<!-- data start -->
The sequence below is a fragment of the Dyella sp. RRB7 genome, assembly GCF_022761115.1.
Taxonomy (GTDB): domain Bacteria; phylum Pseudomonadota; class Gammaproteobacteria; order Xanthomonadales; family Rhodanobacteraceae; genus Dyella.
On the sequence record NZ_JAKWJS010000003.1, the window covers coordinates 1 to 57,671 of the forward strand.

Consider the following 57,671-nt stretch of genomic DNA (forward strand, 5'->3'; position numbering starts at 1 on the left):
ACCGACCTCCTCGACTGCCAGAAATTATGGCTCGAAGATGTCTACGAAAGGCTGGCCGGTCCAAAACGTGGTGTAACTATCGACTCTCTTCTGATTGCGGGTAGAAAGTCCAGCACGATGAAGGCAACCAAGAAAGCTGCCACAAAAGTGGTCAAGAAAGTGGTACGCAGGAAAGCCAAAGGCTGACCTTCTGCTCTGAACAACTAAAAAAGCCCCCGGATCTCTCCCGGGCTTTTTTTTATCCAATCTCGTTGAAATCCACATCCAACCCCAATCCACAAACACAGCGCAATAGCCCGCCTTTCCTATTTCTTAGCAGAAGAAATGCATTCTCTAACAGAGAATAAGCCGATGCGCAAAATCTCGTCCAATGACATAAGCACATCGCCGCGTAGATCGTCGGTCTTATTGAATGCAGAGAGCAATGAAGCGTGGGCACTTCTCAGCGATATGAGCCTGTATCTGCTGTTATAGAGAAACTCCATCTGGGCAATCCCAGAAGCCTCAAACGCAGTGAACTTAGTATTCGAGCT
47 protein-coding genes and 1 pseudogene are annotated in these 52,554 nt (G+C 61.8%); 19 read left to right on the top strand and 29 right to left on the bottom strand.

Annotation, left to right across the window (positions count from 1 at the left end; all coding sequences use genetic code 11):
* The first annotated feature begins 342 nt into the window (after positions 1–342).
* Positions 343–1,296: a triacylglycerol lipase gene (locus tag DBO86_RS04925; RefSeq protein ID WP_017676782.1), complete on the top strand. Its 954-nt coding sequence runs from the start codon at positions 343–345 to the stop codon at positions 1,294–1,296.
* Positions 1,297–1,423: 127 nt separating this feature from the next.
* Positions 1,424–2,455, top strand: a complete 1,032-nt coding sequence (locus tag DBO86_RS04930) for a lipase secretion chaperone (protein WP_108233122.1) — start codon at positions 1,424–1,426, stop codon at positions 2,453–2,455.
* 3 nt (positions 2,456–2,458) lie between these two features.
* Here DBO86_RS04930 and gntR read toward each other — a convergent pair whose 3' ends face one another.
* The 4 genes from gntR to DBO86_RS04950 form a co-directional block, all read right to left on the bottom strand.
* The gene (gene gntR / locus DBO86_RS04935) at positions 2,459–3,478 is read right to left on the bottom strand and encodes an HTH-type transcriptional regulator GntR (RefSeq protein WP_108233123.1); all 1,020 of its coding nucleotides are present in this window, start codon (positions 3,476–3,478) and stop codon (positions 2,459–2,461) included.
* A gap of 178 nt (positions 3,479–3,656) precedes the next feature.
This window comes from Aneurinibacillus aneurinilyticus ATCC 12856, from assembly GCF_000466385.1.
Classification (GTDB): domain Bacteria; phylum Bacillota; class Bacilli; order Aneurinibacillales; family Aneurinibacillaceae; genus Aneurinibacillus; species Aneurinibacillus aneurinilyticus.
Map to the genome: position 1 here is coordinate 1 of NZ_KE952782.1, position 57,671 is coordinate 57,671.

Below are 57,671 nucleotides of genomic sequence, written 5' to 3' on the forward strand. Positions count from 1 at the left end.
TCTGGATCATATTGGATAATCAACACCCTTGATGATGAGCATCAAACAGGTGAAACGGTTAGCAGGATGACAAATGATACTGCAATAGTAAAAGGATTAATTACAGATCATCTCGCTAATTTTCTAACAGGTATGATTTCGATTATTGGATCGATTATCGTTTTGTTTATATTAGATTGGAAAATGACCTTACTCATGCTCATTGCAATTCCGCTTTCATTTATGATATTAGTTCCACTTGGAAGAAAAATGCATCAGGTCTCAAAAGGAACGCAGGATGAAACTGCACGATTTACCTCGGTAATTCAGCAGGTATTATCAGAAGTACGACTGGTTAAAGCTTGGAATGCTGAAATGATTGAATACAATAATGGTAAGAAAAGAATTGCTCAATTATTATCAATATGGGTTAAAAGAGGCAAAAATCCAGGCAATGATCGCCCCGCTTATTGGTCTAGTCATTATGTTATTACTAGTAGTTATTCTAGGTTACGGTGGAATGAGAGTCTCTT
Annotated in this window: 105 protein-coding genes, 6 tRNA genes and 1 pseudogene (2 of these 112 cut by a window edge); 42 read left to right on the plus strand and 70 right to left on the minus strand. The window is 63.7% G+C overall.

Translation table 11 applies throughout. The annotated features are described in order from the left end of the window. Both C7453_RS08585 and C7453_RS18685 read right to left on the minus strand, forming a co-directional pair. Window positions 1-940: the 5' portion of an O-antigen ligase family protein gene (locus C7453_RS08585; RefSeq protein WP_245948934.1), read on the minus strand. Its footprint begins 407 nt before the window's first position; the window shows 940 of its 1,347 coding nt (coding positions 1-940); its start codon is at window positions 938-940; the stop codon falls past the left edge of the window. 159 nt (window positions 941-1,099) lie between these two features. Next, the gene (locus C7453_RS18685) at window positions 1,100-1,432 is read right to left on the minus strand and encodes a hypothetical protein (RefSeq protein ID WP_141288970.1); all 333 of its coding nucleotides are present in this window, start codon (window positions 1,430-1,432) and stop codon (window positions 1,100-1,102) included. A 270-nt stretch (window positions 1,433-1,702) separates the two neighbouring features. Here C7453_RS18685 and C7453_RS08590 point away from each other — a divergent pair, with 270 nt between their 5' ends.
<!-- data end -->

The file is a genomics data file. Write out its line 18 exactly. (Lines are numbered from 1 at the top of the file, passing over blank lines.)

Classification (GTDB): domain Bacteria; phylum Bacillota; class Bacilli; order Aneurinibacillales; family Aneurinibacillaceae; genus Aneurinibacillus; species Aneurinibacillus aneurinilyticus.